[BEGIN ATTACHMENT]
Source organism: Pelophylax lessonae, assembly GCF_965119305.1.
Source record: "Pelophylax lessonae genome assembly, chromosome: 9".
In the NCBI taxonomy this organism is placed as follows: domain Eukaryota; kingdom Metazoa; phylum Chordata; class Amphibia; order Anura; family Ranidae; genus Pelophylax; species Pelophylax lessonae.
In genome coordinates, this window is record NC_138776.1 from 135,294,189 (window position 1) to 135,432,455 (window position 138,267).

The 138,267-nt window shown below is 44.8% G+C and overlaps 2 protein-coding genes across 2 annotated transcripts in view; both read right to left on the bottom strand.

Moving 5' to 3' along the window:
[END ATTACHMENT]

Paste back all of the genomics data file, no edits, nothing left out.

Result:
Source organism: Pelophylax lessonae, assembly GCF_965119305.1.
Source record: "Pelophylax lessonae genome assembly, chromosome: 9".
In the NCBI taxonomy this organism is placed as follows: domain Eukaryota; kingdom Metazoa; phylum Chordata; class Amphibia; order Anura; family Ranidae; genus Pelophylax; species Pelophylax lessonae.
In genome coordinates, this window is record NC_138776.1 from 135,294,189 (window position 1) to 135,432,455 (window position 138,267).

The 138,267-nt window shown below is 44.8% G+C and overlaps 2 protein-coding genes across 2 annotated transcripts in view; both read right to left on the bottom strand.

Moving 5' to 3' along the window: